want to...I mean, not interruptions, but background

noises of trucks going by and this is the sounds of

uptown. And when they get too noisy it seems that

we're interfering with the voices I just cut out for

a little bit. But this is uptown Pembroke. We're

almost right in the middle of it, you might say.

When you were going to school,was it integrated at

the time? Did you experience integration any in your...?

S: Not in high school years, I didn't.

I: How did you feel about integration when it came about,

for your own children's sakes, perhaps?

S: I don't think there's anything wrong with it.

LUM 149A 12

I: There's been times, I know, you have seen or felt dis-

crimination against you because you were Indian.

S: Not really, because I felt like I'm as good as anybody


I: What you're saying, then, is if a person has the self-

concept then they really are. Could you say this?

S: Well...

I: Is a person conditioned to believe that maybe, you know,

that, uh...

S: A person who led to believe that they are more so than

they are.

I: Yeah, or even less than what they are.

S: Yeah, right.

I: In other words, I've heard it opinionated that this is

one of the things we need in our school for our Indians

is to raise their self-concept and then they'd do the

rest themselves.of what was needed to be done.

S: Right.

I: Just to believe in their own ability and God-given, you

know, talents and so on. Do you see it this way? I mean...?

LUM 149A 13

S: I guess it's pretty much that way.

I: What was it like to be a preacher's son?

S: .Well, it's just, uh, just like...

I: You don't have any comparison, but did you find in your

growing up that maybe your dad was a little stricter or

that some of your friends maybe could go out and do things

that you were held back in? Did you feel like you were

held back in any way?

S: Well, uh...I didn't want to do no more than I did because

I was brought up in a good home and the way you're brought

up means a lot, well, what you're gonna turn out to be in

a lot of cases. Or how strict...we were very strict, but

our father had a good rule that he always had something

for us to do, and, you know, an idle mind's the devil's

workshop, so to speak, see.

I: Right.

S: We always had something to do and I think that was the

key to his success.

I: Were you required to go to church every Sunday?

S: No, we weren't required. We wanted to go.

I: Is that right? This was just instilled in you, then.

LUM 149A 14

How would you describe your father as a preacher?

S: Well...

I: Was he an evangelist...

S: No, he was, uh...

I: ...of the old-fashioned breed, or was he...?

S: He was a broad-minded preacher, but he's...I would say

he's popular from the time he started till now. He's

seventy-five years old.

I: Is he still preaching strong?

S: Still as strong as ever.

I: Does he always go by a written form or does he have a

prepared sermon, or...?

S: He goes from the Bible and A4 \4. "Aif j.'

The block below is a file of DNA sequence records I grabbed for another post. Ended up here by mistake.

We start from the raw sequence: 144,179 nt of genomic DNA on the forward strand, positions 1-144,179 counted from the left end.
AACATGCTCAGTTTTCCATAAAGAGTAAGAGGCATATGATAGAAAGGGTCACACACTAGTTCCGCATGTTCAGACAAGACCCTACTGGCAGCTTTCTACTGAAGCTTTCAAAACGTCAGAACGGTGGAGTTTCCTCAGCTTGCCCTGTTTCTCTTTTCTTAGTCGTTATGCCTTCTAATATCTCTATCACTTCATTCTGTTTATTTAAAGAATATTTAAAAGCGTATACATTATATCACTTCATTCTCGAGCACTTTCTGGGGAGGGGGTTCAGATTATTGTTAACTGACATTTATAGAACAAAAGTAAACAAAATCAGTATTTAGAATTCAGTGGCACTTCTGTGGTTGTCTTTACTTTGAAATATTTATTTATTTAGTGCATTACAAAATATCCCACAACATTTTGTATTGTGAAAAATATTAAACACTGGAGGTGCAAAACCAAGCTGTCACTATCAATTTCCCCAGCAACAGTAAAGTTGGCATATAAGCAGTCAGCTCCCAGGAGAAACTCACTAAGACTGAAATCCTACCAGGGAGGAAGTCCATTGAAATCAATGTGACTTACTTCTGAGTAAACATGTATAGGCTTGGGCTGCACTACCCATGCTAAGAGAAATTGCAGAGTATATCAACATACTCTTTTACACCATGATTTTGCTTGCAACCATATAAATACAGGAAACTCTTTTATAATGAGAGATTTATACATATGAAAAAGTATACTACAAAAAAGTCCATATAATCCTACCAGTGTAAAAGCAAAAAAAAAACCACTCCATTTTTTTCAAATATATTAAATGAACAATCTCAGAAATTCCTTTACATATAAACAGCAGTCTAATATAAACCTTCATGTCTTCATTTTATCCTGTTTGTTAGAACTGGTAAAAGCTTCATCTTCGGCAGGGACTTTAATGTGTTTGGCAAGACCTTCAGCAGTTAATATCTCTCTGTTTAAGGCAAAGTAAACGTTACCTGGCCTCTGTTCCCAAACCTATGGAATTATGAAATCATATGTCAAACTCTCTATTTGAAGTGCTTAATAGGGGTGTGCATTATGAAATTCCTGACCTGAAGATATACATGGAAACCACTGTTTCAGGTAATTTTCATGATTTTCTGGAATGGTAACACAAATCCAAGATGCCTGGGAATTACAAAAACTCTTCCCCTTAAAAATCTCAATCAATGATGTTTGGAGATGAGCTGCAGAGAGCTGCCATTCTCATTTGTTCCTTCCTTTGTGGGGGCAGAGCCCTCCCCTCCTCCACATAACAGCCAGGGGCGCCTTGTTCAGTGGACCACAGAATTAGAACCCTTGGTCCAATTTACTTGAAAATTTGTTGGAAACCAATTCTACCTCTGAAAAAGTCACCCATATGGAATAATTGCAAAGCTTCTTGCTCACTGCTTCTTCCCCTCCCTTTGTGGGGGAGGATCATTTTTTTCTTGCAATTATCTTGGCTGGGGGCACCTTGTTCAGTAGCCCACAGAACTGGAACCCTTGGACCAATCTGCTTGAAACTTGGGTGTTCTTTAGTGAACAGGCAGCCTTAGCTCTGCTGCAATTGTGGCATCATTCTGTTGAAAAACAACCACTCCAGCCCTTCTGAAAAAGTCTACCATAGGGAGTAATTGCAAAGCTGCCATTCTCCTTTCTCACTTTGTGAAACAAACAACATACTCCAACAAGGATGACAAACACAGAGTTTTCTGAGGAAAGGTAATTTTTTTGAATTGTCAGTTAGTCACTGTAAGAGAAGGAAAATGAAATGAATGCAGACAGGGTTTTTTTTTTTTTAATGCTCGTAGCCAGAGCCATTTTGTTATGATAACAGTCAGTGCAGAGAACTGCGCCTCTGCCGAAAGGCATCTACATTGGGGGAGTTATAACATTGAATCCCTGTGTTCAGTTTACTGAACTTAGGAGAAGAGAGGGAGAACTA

I: Was he of the type where he'd just get up and you don't

know what he's gonna preach about and maybe he doesn't

know himself at times?

S: No, he knows what he's gonna preach about.

I: Um-hmm.

S: I expect there's some things that comes after he gets

up there he didn't know he's gonna say, you know. I

mean, that's something I can't answer, really.


LUM 149A 15

I: OK, just a minute, we'll interrupt here for a customer.

Would you say that you bring your children up pretty much

in the same way that you were brought up as a basic philosophy?

Did you daddy believe in spankings and this kind of thing?

S: Yeah, he had the Golden Rod. Instead of rule.

I: Yeah, do you still believe in this also? You know, we

went through a period there seemingly in society where

we sort of pulled away from it, but do you belive in

spankings for your children...

S: If it's needful, yes.

I: ...in terms of punishment or correction or so on?

S: Right.

I: Who's the main disciplinarian in your family? Is it you

or your wife? You mentioned you have long hours. Does

she wait for Daddy to get home to...

S: No.

I: ...put it out, or is it just whoever's there when it comes

up, or what?

S: Just depends.

I: How is it handled?

S: Well, just depends on how important it is.

LUM 149A 16

I: Is any ever saved for Daddy when he gets home when there's

discipline to do?

S: Right.

I: Do you feel this is right or how it should be...?

S: Well, both of us have council, a council about it between


I: If it happens when just one is present, you're saying?

Both of you talk about it beforehand, before you decide

on the discipline or take action?

S: Well, just depends what the situation is.

I: From a man's point of view how do you feel about this

thing going on now in the world of women and it's bound

to affect men somewhat, women's liberation?

S: I don't know. I've not really been following it up, not

been that concerned about it.

I: You see it's-no threat to you, anyway.